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Chap, i.] Fresh Catholic Conspiracy 169
conspiracy became known, the ministers loudly demanded the immediate arrest and punishment of the principal traitors. But James had his own reasons for proceeding more circumspectly with his dangerous subjects. To the indignation of the ministers, the Catholic earls were not brought to trial; and the only person who suffered was Graham of Fintry, one of their subordinate agents. In the circumstances, the old suspicion was confirmed that James himself was privy to the Catholic plot; and the recent publication of a remarkable document from James's own hand conclusively proves that the suspicion was justified. From this document it appears that, so early as the summer of 1592, James was privy to the scheme of a Spanish invasion of England through his own kingdom, and that he was deliberately weighing its probable results for himself1. From other recent publications we also know that all through the events that followed the discovery of the Spanish Blanks, James had a secret understanding with the Catholic earls, and that to the extent of his ability he endeavoured to shield them from the extreme penalty of the lawa.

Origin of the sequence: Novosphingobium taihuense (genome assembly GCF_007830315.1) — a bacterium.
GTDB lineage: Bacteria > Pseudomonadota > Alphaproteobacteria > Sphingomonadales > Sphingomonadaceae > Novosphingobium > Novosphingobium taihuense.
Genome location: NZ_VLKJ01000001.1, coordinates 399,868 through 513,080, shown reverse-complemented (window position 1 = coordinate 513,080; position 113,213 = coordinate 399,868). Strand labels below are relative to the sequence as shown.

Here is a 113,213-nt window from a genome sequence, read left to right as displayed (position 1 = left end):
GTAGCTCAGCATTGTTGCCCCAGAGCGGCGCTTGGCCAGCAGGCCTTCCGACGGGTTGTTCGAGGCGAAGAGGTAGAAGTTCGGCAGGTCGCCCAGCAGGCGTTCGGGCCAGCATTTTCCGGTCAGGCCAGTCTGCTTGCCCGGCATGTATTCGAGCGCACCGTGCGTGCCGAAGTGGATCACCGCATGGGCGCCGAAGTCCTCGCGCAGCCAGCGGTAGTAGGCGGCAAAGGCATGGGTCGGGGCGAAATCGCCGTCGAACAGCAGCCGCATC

But public opinion and the pressure of events forced James to renounce the temporising policy which he had hitherto followed towards the two religious parties. The pertinacious demands of the ministers for the punishment of the Catholic leaders were urgently supported by Elizabeth, whom, in view of the English succession, he could not afford to ignore. But it was the conduct of the irrepressible Bothwell that became the direct occasion of the suppression of the northern earls. On the 24th of July he surprised James in Holyrood Palace; and so powerful was his following that he was able to dictate his own terms. Remission was granted for all past offences of himself and his supporters; he was reinstated in all his possessions; and James consented to remove from the Court the Chancellor Thirlestane and others whom Bothwell alleged to have been the cause of all his misdemeanours. It was only James's temporary weakness that had constrained him to this humiliating agreement, and he seized the first occasion of repudiating it. In a Convention held at Stirling in September, he revoked the late concessions on the ground that they had been extorted from him by force1.